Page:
Of course you don't want to plan to have a medical emergency while trapped in a flimsy aluminum tube 35,000 feet in the air flying through bitterly cold air! But you do want to plan for a medical emergency -- just in case. The best way to prepare is to know what could happen. These are dangerous (and not-so-dangerous) medical conditions that can strike equally in coach or first-class.
There is no worse emergency than when the heart stops. It's a bummer when this happens anywhere, but sitting on an airplane has got to rank as the worst. With any luck, your neighbor in the aisle seat checking his Blackberry 15 minutes after the flight attendant told him to turn it off is familiar with doing CPR. Either that, or he hopefully will look away from the text messages just long enough to notice you've ominously stopped snoring. A quick wave to the cabin crew should summon at least one CPR certified helper -- complete with an AED.
Having a heart attack is almost as bad as having your heart stop. You really shouldn't have chest pain while flying unless you're the one flapping your wings. This might be important enough to get the pilot to put down in a closer airport -- especially if you're suddenly breaking a sweat.
Usually when I drool on an airplane, it's because I can only afford to fly the red-eye. Suddenly drooling out one side of your mouth, especially if you can't feel your face (or your hand, or you're talking funny), then you might want to hit Blackberry guy and get him to throw something at the drink cart. This is another one of those emergencies that warrants a detour to the ground as soon as possible. Indeed, strokes have to be treated even faster than heart attacks.
Seizures look scary, but are not usually life-threatening. It matters if the seizure is new or if it has happened before. Seizures in people with seizure disorders are not much more remarkable than my daughter talking incessantly -- both are triggered in the brain and both are scary but relatively harmless. The danger comes from a seizure that lasts for a long time, like more than 10 minutes, or a string of seizures over and over again without ever letting the victim wake up.
We need sugar to live. I get more than my fair share, but for those with diabetes, keeping sugar levels from getting too high or too low is a constant struggle. If Blackberry guy is slurring his words and the only thing he's had to drink since you took off is coffee (especially if he wasn't slurring earlier), then you may want to ask him if he has diabetes.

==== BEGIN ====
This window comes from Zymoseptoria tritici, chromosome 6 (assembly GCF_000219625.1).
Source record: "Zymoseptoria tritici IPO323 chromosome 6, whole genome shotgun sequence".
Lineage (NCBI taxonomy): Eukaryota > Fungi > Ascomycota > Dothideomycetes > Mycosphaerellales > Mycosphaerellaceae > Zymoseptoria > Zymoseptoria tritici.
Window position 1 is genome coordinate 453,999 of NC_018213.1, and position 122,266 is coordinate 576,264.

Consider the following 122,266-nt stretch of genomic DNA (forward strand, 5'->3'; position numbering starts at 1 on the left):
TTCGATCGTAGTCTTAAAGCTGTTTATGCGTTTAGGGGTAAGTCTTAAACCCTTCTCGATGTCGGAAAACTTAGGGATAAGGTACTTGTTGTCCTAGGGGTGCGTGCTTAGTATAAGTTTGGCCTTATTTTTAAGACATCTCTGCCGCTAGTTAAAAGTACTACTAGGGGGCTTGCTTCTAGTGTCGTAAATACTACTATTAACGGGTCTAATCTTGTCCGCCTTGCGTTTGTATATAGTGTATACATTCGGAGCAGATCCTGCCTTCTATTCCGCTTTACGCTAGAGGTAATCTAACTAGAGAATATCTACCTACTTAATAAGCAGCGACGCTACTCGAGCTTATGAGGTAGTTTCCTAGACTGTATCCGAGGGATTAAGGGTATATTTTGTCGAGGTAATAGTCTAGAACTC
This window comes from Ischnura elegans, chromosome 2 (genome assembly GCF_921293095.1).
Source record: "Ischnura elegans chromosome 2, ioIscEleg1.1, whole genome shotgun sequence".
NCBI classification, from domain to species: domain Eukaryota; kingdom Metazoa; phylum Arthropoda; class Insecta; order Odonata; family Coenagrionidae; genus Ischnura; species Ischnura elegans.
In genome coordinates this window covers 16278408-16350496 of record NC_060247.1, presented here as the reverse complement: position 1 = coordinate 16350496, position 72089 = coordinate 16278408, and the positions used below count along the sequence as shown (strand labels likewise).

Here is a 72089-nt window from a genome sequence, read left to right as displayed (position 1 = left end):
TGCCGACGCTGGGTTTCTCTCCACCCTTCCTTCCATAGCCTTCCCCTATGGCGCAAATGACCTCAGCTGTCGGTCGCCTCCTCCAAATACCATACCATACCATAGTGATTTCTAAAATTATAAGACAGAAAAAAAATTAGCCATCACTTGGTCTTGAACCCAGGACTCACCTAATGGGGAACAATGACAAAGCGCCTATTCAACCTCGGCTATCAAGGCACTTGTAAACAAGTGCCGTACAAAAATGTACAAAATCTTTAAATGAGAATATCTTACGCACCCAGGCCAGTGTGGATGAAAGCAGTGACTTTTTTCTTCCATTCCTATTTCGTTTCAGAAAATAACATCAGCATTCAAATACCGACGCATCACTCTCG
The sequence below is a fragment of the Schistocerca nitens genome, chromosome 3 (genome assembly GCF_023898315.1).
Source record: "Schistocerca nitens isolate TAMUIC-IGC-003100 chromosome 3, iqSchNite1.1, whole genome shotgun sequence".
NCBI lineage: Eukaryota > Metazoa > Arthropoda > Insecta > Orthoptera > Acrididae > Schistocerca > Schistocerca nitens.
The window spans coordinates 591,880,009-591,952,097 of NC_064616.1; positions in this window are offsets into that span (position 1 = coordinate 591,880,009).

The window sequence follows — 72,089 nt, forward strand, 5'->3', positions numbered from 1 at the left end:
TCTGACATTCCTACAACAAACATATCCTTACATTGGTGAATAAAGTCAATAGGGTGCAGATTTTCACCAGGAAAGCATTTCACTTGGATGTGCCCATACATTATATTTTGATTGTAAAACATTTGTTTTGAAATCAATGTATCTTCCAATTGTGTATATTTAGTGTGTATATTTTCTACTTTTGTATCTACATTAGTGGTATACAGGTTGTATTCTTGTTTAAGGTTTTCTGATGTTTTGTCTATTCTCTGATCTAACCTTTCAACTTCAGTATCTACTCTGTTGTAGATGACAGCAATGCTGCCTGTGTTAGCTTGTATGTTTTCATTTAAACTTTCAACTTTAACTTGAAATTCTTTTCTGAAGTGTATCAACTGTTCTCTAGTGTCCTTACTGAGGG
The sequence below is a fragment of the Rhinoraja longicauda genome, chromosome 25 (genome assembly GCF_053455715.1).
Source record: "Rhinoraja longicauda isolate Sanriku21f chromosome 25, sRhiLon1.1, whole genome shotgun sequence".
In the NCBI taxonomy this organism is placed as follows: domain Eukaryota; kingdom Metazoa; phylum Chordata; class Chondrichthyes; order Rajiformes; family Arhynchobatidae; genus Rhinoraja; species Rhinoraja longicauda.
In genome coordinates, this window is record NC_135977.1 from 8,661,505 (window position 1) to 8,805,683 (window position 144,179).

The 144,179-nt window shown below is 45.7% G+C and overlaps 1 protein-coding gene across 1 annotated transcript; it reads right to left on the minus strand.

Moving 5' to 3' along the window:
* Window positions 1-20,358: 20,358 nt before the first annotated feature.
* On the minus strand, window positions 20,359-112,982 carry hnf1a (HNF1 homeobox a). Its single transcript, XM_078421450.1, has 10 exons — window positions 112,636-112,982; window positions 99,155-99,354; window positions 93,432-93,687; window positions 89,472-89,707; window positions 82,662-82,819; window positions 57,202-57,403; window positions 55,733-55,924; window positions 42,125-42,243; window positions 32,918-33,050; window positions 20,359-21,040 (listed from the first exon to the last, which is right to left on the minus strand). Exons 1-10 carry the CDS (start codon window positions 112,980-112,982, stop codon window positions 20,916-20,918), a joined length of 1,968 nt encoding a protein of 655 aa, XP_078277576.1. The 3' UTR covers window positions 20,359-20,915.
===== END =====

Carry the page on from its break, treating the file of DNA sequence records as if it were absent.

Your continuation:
I know you have to pay for your peanuts on most flights now, but if Blackberry guy buys a "snack pack" and you're allergic, the results are bound to be bad. Hopefully, you brought your Epi-pen with you. Of course, if you don't know what anaphylaxis or Epi-pens are, then you probably don't have it.
Do you really want Blackberry guy to deliver your next generation? I didn't think so. However, you probably don't want the cabin crew to deliver it either. Docs are OK -- paramedics are better -- but the best bet is to not fly after 34 weeks.
If your throat closes up, it's not a bad idea to get some oxygen. If your trouble breathing is from something identifiable, you may benefit from some medication. The medical kit on the plane is stocked with some pretty advanced drugs. The cabin crew can't use those extra meds (they're not trained for that).
Sometimes, your trouble breathing is not related to a medical cause, but to have shortness of breath and not be able to fix it -- since it's not medical in nature -- can cause stress and anxiety. Of course, stress and anxiety caused this in the first place.
It can get a little bumpy on the Seven-Something-Seven. If Blackberry Guy rips a gash on your forehead with his mobile (that he should've turned off hours ago), you'll have to hit the bathroom for a quick field dressing. Use the stuff in the airline first aid kits -- you've earned it.